Another show that opened last week was Audrey Capel Doray’s How I Became A Solitary Noisemaker: works from 1965-1966 at blanket gallery.
The show’s title, I’m guessing, speaks to the artist’s particular relationship to the local Sixties scene, which Doray arrived in advance of, from Montreal, in 1957. That she came to Vancouver a mid-20s wife and mom, and as teacher at the Vancouver School of Art (Doray studied at McGill), no doubt had bearing on the nature of her participation.
For those younger, Doray is best-known for mixed-media sculptural works Wheel of Fortune (1968) and Electronic Seascape (1969), two notable entries into the city’s Sixties sensorium. The work in this show (eight or so paintings, the largest of which measures around 3’x5’) precedes such experiments, highlighting the artist’s technical achievement in colour and form, her careful arrangements of figuration and abstraction, her integration of the graphic and the fine.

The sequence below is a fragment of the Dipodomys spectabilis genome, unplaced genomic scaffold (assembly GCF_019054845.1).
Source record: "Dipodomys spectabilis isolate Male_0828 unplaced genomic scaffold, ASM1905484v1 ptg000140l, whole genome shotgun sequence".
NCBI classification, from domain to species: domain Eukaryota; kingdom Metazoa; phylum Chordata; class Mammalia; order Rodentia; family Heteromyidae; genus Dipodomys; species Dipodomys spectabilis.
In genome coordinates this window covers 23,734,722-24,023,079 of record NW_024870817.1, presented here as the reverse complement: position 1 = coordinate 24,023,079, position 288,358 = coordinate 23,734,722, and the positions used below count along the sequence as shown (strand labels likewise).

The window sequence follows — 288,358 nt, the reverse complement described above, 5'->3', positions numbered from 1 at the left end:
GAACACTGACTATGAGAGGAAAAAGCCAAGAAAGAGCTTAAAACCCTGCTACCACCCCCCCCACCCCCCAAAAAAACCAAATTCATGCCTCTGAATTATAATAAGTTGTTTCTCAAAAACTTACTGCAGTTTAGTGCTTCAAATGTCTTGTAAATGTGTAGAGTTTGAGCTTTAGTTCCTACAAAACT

According to the blanket press release, this will be the first of three shows, the work in Solitary Noisemaker representing the middle period. Looking at the paintings in relation to Doray’s more ambitious later works provides a new layer; guessing what came before it, well, I guess we’ll wait and see.